Andrew Dickens: Ardern's response to Parliament rape allegation was spot on

Andrew Dickens,
Publish Date
Tuesday, 28 May 2019, 12:33PM
The Prime Minister infuriated many by refusing to comment on the schemozzle. In her defence that was the only professional response in the affair so far. Photo / Getty Images.


What a mess. The report into bullying at Parliament and the Speaker's behaviour after it's release.

This morning, the Prime Minister infuriated many by refusing to comment on the schemozzle. In her defence, that was the only professional response in the affair so far. Here's why.

The report was only meant to determine whether there was a culture of bullying and harassment in Parliament. There is, and that's all it was for. All submissions were confidential and anonymous and were destroyed after the report was written. It was commissioned for the Speaker. Its purpose was to convince the Speaker whether a review of the processes in Parliament for dealing with bad behaviour was necessary. Which it obviously is.

The allegations of sexual impropriety were all without identity. It was not an investigation to root out therapists and bullies in Bowen Street. It was not a naming and shaming.

And there it ends.

But in the hours after receiving the report, which detailed anonymous behaviour famously described as tantamount to rape by the Speaker, Trevor Mallard went and suspended some guy who had been investigated before. Only Mallard can tell us why he did that and now he's not talking.

Now whether by design or by stupidity, Mallard's actions have tainted the man currently under investigation. Presumed guilty in public opinion before proven innocent or not, and that's just not on.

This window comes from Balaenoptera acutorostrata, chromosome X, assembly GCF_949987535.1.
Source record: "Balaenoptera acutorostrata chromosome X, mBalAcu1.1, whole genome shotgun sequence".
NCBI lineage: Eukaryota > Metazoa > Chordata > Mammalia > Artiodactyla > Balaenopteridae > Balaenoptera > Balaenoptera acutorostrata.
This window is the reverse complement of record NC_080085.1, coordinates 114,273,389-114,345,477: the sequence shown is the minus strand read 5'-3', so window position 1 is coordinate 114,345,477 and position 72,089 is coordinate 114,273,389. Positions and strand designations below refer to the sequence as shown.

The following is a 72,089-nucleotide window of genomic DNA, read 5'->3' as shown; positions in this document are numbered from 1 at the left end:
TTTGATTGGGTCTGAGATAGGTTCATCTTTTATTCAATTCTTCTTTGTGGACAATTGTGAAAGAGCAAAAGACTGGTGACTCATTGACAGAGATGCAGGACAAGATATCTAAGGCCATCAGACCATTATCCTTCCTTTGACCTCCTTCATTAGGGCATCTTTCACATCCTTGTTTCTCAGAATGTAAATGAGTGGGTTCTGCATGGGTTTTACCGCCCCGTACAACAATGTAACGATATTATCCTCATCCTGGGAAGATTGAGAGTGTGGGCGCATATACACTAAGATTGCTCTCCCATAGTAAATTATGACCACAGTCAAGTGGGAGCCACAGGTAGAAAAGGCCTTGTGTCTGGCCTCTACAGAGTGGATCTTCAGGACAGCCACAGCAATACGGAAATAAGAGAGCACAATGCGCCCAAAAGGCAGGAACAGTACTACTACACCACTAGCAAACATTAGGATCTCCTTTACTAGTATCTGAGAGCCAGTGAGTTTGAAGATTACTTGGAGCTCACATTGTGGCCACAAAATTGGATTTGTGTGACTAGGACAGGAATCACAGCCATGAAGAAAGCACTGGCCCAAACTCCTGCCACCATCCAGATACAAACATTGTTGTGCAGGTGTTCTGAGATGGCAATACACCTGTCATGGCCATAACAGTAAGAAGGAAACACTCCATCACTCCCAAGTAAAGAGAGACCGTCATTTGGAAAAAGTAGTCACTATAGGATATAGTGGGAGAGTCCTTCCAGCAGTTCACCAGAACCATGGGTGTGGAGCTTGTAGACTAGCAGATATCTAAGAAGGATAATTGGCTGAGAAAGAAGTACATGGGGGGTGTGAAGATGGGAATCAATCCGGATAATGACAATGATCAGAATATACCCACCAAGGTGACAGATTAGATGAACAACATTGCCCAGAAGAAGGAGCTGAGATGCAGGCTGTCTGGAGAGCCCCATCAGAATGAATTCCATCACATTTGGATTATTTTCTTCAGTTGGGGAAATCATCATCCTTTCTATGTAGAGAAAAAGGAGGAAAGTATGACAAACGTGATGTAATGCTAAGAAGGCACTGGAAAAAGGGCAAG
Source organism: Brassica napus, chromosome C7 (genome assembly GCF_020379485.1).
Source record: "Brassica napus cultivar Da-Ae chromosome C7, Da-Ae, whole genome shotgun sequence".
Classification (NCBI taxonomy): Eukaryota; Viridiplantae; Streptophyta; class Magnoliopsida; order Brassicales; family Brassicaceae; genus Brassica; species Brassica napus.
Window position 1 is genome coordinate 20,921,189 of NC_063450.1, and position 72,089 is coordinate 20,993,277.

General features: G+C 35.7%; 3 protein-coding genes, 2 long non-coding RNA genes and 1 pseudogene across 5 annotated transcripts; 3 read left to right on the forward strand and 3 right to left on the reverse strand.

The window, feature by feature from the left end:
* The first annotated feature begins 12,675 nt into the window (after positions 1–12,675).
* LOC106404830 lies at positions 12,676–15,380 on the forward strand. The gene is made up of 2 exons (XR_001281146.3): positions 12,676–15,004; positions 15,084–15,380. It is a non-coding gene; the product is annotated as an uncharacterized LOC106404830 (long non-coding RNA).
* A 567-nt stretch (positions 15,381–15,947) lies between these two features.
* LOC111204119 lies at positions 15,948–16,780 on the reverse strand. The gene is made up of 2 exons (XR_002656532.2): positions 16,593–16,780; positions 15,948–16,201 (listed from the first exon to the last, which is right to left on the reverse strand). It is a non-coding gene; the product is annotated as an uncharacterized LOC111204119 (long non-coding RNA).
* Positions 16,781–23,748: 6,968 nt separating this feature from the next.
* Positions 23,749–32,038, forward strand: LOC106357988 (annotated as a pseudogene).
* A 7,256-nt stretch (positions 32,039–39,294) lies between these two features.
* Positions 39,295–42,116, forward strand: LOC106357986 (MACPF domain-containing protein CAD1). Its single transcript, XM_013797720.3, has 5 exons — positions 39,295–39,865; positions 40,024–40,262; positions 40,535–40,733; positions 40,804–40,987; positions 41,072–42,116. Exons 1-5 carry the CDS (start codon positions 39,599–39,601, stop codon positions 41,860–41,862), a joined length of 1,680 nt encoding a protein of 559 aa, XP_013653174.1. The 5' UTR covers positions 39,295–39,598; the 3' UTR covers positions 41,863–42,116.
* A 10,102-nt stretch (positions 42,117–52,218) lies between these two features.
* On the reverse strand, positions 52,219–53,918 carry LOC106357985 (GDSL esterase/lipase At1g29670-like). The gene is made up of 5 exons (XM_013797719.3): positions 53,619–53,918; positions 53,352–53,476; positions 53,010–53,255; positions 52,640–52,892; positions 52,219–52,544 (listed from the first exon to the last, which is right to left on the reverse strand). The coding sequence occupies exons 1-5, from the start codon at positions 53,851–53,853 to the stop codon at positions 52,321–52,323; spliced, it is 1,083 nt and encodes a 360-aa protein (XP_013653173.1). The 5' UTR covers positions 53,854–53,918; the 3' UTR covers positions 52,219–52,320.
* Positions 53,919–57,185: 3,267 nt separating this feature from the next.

My only guess is that having hyped up and blabbed about a confidential report, the Speaker needed a scapegoat to prevent the whole of Parliament being under suspicion. If that is the case, having made a mistake he then went and doubled down and made an even bigger one.

So what should happen next?

Well firstly, Trevor Mallard has to come out and explain his actions. If not, Chris Hipkins and Paula Bennett, the respective leaders of the house, might want to get together and discuss a vote of confidence in the Speaker.

When the Prime Minister was asked whether the Speaker should go she couldn't answer that question. It's a decision for the whole house.

Meanwhile, the investigation into the man needs to continue. While he contends that he's been investigated before that does not negate the current investigation. It should continue confidentially.

This affair was in response to a report that contained confidential and anonymous allegations, and they should have stayed that way until concrete allegations can be made through the correct process.

While she drove Mike and the audience bonkers this morning, the Prime Minister was bang on.

What a pity the Speaker didn't get that before blundering in.

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